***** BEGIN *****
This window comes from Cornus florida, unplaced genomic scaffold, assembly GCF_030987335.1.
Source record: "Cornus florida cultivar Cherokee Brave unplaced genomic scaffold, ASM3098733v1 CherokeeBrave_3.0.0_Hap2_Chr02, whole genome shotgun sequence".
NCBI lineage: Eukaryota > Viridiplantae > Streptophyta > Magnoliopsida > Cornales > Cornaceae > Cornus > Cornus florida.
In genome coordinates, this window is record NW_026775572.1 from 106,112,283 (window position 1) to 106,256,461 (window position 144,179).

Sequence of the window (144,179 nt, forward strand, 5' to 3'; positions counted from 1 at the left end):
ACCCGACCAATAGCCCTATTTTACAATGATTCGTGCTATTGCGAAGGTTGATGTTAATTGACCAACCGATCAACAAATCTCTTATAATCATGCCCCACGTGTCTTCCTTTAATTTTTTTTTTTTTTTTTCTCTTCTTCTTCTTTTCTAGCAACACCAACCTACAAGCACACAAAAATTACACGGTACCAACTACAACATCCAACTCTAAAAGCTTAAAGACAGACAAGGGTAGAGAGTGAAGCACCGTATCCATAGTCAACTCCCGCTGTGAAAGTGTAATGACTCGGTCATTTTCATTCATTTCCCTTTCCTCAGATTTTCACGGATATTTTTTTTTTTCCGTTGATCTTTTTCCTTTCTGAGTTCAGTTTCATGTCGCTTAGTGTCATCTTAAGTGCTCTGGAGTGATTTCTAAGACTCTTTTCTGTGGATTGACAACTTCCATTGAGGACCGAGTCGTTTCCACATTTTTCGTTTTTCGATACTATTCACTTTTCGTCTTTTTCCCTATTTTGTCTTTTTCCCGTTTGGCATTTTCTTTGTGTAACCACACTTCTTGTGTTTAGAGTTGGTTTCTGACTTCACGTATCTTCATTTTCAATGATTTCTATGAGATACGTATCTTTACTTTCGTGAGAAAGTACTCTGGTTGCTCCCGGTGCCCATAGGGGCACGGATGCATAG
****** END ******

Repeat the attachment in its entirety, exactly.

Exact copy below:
This window comes from Cornus florida, unplaced genomic scaffold, assembly GCF_030987335.1.
Source record: "Cornus florida cultivar Cherokee Brave unplaced genomic scaffold, ASM3098733v1 CherokeeBrave_3.0.0_Hap2_Chr02, whole genome shotgun sequence".
NCBI lineage: Eukaryota > Viridiplantae > Streptophyta > Magnoliopsida > Cornales > Cornaceae > Cornus > Cornus florida.
In genome coordinates, this window is record NW_026775572.1 from 106,112,283 (window position 1) to 106,256,461 (window position 144,179).

Sequence of the window (144,179 nt, forward strand, 5' to 3'; positions counted from 1 at the left end):
ACCCGACCAATAGCCCTATTTTACAATGATTCGTGCTATTGCGAAGGTTGATGTTAATTGACCAACCGATCAACAAATCTCTTATAATCATGCCCCACGTGTCTTCCTTTAATTTTTTTTTTTTTTTTTCTCTTCTTCTTCTTTTCTAGCAACACCAACCTACAAGCACACAAAAATTACACGGTACCAACTACAACATCCAACTCTAAAAGCTTAAAGACAGACAAGGGTAGAGAGTGAAGCACCGTATCCATAGTCAACTCCCGCTGTGAAAGTGTAATGACTCGGTCATTTTCATTCATTTCCCTTTCCTCAGATTTTCACGGATATTTTTTTTTTTCCGTTGATCTTTTTCCTTTCTGAGTTCAGTTTCATGTCGCTTAGTGTCATCTTAAGTGCTCTGGAGTGATTTCTAAGACTCTTTTCTGTGGATTGACAACTTCCATTGAGGACCGAGTCGTTTCCACATTTTTCGTTTTTCGATACTATTCACTTTTCGTCTTTTTCCCTATTTTGTCTTTTTCCCGTTTGGCATTTTCTTTGTGTAACCACACTTCTTGTGTTTAGAGTTGGTTTCTGACTTCACGTATCTTCATTTTCAATGATTTCTATGAGATACGTATCTTTACTTTCGTGAGAAAGTACTCTGGTTGCTCCCGGTGCCCATAGGGGCACGGATGCATAG